A $33 million expansion of West Virginia’s emergency communications tower network will nearly double its capacity and, for the first time, allow commercial providers to use it to make high-speed Internet available to residents in rural communities.

The two-year project includes up to 17 new microwave towers and new radio equipment and satellite dishes at the existing 90 tower sites. The state is using federal economic stimulus funding to pay for the project, the Sunday Gazette-Mail reported.

Up to a third of the network’s total bandwidth capacity will be allocated for commercial use, said Gale Given, the state’s chief technology officer.

“There will be capacity available for private entities, as outlined in the grant application,” Given said. “At the end of the day, there will be private companies on there.”

The existing network, called the Statewide Interoperable Radio Network, is used only by first responders, police officers, firefighters, 911 operators and paramedics. It links counties’ emergency communications networks.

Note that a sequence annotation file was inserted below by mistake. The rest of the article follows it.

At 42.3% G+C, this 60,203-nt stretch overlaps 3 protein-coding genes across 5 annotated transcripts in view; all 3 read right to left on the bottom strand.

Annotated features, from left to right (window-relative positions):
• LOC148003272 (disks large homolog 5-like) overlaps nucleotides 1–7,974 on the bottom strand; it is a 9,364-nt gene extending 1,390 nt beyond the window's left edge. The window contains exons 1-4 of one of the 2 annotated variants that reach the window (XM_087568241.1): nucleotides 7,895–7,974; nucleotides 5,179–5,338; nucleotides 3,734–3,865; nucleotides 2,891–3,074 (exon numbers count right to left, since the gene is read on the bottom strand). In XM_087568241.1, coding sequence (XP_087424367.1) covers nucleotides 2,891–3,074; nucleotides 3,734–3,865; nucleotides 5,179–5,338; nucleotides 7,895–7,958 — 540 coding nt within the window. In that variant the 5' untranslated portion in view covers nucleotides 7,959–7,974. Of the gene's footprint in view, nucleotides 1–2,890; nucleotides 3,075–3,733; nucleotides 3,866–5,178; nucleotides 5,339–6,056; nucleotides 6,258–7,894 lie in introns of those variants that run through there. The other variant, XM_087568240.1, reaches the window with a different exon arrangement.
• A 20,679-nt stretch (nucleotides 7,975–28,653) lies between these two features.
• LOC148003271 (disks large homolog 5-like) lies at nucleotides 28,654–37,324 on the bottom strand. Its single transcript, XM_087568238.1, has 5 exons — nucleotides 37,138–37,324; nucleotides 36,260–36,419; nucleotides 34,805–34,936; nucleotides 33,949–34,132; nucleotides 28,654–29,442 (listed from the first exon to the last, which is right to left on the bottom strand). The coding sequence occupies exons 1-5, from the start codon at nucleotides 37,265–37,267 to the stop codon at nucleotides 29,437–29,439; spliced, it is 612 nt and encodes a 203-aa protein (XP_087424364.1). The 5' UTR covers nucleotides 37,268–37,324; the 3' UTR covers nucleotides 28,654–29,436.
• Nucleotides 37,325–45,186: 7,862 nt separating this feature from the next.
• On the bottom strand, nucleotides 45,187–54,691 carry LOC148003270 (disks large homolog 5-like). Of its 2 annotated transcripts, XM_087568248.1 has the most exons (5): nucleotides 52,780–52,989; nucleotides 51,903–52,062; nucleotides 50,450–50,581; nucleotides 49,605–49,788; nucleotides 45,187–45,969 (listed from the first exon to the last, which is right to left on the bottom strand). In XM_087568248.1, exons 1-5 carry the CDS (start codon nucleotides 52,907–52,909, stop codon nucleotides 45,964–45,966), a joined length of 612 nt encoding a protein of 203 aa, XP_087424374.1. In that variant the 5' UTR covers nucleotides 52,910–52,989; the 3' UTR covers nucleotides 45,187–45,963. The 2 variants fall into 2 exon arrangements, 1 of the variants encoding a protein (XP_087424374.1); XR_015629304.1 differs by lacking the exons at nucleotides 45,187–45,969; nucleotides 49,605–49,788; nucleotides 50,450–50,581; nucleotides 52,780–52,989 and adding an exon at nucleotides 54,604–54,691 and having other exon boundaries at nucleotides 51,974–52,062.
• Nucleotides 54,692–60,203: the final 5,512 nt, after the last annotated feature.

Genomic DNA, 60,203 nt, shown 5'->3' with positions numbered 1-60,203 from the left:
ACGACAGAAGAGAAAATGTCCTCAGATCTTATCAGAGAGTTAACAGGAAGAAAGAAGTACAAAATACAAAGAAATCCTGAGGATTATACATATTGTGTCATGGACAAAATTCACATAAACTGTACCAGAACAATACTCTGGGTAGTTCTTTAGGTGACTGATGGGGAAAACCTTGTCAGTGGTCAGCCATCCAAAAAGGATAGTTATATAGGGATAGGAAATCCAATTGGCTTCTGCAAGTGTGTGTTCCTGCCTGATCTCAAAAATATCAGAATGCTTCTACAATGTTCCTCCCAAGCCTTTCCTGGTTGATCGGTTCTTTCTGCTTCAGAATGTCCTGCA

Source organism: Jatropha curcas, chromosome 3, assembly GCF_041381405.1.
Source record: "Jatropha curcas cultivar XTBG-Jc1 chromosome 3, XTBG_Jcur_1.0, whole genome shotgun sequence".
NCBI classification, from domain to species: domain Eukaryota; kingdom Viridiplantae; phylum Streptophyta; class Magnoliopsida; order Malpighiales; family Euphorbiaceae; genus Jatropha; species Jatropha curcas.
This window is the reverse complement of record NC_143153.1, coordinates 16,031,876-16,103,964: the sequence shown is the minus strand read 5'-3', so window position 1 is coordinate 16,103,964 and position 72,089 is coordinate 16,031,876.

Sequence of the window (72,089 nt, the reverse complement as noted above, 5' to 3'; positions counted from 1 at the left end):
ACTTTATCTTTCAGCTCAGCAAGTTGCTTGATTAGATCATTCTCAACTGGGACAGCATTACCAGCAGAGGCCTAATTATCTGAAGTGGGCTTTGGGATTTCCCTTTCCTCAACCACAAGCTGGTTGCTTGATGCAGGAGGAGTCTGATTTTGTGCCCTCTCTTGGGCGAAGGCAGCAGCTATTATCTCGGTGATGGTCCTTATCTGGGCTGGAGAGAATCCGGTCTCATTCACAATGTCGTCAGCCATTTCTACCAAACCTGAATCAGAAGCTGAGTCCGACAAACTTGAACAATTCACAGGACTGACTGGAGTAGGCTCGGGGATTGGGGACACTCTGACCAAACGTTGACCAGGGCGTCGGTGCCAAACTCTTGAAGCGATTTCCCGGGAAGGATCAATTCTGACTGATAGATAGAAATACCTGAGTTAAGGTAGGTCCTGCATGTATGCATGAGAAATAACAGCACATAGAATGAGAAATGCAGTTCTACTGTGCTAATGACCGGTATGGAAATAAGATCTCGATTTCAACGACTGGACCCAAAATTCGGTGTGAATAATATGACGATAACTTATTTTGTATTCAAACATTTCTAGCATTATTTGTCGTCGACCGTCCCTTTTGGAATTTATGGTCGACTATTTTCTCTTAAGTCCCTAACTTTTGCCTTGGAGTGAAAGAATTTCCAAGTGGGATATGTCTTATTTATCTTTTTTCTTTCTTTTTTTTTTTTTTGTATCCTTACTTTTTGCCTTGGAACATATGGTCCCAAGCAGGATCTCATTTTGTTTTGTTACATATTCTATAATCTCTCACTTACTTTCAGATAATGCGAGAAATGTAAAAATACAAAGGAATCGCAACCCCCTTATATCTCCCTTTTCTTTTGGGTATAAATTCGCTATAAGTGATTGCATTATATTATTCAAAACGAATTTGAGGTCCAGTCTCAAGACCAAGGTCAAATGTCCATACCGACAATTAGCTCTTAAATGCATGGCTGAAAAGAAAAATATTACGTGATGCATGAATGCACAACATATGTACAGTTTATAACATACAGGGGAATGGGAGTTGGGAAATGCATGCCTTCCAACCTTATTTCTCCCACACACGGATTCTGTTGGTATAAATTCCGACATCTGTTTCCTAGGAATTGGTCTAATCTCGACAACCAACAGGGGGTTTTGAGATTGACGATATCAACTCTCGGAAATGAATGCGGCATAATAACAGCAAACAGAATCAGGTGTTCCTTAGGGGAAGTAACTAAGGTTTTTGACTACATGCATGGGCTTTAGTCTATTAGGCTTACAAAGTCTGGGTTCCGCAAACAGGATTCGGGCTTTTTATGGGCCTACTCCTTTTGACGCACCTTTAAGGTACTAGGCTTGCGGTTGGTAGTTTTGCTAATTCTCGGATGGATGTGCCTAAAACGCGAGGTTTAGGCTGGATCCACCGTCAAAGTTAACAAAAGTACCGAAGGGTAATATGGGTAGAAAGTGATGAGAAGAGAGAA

“You’re going to be able to put much more (information and data) on there on the broadband side,” said Joe Gonzalez, communications director with state Office of Emergency Medical Services.

When the upgrade is completed, the towers, which are located on buildings and mountaintops, will cover 87 percent of the state. Radio use is strictly restricted in a 100-square-mile area surrounding the National Radio Astronomy Observatory in Green Bank.

“A radio will work almost everywhere else in the state,” said Gonzalez.

Gonzalez said only one existing tower lost service during the June 29 derecho, for four hours, after a generator broke down in Marshall County.

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